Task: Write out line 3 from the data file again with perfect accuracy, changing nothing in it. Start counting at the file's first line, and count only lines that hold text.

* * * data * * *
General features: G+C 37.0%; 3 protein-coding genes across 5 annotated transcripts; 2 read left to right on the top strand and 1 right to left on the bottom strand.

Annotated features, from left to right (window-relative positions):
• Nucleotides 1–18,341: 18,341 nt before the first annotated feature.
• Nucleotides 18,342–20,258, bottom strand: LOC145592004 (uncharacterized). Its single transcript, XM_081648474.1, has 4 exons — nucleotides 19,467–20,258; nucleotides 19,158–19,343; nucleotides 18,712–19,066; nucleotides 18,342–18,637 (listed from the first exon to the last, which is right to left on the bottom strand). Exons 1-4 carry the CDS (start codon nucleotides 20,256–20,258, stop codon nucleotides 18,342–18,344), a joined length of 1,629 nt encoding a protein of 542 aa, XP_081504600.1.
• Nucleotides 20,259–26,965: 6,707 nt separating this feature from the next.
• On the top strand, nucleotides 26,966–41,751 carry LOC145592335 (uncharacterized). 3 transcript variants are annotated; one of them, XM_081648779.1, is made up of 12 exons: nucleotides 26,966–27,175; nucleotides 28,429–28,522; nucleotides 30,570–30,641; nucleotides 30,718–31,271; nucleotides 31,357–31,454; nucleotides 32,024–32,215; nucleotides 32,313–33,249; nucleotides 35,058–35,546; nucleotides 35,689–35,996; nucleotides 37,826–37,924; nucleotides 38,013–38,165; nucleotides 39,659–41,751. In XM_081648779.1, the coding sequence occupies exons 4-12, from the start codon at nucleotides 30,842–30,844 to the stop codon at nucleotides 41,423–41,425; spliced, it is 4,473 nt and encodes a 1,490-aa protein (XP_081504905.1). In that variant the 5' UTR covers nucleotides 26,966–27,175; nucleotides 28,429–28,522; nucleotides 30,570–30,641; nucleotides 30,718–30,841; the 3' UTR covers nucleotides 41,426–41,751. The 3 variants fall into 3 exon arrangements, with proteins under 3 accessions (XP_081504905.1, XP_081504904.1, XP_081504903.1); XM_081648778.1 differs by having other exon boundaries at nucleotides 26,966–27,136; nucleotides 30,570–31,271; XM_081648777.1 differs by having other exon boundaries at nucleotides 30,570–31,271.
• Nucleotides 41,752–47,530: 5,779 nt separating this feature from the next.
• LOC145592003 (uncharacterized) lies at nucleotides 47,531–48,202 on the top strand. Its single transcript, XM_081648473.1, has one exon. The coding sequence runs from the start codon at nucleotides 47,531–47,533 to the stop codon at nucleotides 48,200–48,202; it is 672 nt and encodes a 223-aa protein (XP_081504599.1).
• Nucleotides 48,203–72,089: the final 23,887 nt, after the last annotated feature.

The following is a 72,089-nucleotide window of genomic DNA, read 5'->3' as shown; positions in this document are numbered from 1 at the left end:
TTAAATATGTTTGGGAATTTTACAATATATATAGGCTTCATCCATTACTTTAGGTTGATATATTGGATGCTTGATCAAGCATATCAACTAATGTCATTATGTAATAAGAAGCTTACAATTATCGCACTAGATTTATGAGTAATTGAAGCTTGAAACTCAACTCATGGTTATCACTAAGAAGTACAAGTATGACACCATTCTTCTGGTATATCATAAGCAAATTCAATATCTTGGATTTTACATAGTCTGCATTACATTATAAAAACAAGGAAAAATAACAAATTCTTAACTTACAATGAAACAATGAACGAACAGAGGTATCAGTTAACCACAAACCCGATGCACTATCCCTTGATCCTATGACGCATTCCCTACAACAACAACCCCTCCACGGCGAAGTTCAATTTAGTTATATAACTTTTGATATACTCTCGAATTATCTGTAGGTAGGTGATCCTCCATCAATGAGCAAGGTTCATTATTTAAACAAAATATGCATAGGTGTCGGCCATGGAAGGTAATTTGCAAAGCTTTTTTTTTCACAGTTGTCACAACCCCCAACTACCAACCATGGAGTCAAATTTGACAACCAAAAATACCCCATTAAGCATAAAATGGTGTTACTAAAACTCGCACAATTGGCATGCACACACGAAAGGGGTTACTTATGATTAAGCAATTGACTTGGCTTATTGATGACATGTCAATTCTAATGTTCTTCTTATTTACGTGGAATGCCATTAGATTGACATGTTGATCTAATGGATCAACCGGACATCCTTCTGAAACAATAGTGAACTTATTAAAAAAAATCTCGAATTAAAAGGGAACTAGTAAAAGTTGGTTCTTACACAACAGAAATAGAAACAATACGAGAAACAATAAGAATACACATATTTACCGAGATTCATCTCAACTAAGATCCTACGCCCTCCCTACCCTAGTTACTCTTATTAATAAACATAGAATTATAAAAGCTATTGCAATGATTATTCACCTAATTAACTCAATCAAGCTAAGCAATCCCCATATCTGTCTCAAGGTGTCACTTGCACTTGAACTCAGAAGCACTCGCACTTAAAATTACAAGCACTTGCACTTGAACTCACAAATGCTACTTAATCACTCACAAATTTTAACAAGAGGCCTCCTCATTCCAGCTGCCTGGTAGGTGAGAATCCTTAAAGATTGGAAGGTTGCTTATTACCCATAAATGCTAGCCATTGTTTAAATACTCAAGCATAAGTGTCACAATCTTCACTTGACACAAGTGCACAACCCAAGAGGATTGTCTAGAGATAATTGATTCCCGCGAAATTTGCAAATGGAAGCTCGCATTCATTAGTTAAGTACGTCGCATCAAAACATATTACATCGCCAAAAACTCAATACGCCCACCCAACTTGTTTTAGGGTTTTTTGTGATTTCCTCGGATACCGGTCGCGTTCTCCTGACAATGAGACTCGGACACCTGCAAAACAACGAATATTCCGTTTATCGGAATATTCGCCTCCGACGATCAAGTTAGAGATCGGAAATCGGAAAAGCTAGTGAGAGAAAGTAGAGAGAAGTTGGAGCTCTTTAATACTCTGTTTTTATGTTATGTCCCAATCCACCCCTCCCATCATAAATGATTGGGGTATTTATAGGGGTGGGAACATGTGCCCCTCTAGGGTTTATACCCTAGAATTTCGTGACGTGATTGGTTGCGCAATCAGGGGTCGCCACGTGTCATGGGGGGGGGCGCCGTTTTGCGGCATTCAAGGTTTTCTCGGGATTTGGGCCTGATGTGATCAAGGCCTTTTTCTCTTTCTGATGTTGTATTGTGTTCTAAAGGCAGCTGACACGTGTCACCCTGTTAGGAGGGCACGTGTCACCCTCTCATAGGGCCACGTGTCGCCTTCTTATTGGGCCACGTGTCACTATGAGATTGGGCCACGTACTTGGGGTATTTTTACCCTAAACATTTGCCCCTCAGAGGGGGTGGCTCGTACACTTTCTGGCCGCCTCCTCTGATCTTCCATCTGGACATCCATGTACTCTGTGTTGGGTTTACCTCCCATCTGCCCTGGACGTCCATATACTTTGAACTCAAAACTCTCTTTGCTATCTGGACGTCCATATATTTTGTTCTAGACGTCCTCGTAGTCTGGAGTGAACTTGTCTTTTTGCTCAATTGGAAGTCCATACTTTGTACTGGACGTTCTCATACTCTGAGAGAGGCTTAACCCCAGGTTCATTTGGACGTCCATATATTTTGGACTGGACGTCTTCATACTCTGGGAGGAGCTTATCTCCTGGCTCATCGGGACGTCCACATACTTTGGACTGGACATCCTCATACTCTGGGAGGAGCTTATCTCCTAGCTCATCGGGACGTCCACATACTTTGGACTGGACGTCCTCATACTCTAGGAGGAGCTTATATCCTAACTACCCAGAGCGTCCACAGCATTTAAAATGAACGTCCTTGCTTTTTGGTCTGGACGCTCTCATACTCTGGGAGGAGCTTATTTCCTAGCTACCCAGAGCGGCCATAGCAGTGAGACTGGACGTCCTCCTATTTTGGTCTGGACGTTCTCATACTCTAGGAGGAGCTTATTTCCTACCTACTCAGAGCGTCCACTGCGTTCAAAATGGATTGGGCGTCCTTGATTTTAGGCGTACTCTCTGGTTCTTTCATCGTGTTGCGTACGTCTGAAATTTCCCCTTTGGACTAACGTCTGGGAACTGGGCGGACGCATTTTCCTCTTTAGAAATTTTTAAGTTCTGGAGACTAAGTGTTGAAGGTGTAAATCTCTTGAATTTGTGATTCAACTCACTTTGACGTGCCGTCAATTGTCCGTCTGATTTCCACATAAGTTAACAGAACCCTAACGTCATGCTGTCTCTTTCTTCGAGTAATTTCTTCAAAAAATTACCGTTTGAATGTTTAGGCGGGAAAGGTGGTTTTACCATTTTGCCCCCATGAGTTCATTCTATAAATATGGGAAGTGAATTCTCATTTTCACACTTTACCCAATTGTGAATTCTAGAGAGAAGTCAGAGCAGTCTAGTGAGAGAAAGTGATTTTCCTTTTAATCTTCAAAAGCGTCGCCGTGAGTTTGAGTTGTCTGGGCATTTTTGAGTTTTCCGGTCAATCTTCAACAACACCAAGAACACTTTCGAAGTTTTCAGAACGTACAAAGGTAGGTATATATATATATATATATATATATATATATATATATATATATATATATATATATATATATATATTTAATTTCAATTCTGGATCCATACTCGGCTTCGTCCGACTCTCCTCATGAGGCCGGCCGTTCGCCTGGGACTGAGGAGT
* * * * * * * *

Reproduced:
• Nucleotides 1–18,341: 18,341 nt before the first annotated feature.